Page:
Saturday, March 17, 2012

A new project - Episodic Music

During the summer of 2000, as I approached my first semester in college, I made the very deliberate decision to read Arthur C. Clarke's 2001: A Space Odyssey.   Aside from a very few school assigned readings I actually completed (The Chocolate War being the biggest standout) throwing myself into any book with intention that I had no previous experience with was as foreign to me as gay love is to Rick Santorum.

That all changed with 2001, however as diving into the Clarke's catalog became an obsession for his books so I could soak in his imagination - the diamond standard of hard science fiction.  Childhood's End, Tales from Planet Earth, the remainder of the Odyssey series all turned my imagination inside out with new concepts often based somewhat on hard science and the edge of possibility.

All of his works teemed with delightful imaginations of the future that seems always on the horizon - but none of it floored me like the epic Rendezvous with Rama.  The tale of a derelict spaceship on a scale that humans have never imagined sweeps into the solar system giving man just enough time to rendezvous with the craft only to deepen it's alien mysteries and magnificence before disappearing back into the abyss of interstellar space.

With the inspiration of this book, I wrote the concept pieces known collectively as "RAMA" for February Album Writing Month 2012.  While I'm really proud of some of the work I did with "RAMA" (and some was a little phoned in due to the time constraints of FAWM), it felt a little cheap because I was just retelling someone else's amazing story and using it as a strong crutch to hang my own sounds on.  I had always wanted to write my own hard science fiction story, but the incredible amount of technical depth required is intimidating as hell for someone that's neither an engineer or astrophysicist.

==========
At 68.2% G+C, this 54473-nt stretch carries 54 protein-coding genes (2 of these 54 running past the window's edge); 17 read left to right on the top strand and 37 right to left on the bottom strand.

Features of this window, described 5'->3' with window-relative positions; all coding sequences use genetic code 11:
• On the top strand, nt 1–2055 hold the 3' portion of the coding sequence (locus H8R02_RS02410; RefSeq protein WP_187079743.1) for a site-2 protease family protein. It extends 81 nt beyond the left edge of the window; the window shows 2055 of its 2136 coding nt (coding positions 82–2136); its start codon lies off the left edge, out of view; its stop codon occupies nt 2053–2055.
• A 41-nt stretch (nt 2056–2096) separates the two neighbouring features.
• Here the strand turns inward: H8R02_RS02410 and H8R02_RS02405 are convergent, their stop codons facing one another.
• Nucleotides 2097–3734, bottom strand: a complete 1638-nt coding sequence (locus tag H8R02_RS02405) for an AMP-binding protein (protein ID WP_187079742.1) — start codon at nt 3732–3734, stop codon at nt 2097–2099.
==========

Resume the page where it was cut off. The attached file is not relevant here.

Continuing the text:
At all.

The most consistent type of comment I received during FAWM had to do with the enjoyment people were having reading my descriptions of the story to go along with listening of the track itself.  Why not try to write my 'firm' science fiction using music accompanied by story snippets?  Let some of the details be inferred by the music and let the reader/listener draw conclusions from there.

I have a story that I want to tell.  I have an outline and I know with certainty where the story is going and how it will end.  No stringing you along with filler like LOST, but a purposely paced, episodic story told with a paragraph describing setting and scene with the music meant to invoke story aurally.

Hopefully in the next few days I will post the prelude text along with the first 'episode' of music, which is titled "The Saganites of Hypatia and the second Renaissance."

Yeah... I seem to be going for broke right from the get go... ;)

No comments:

Post a Comment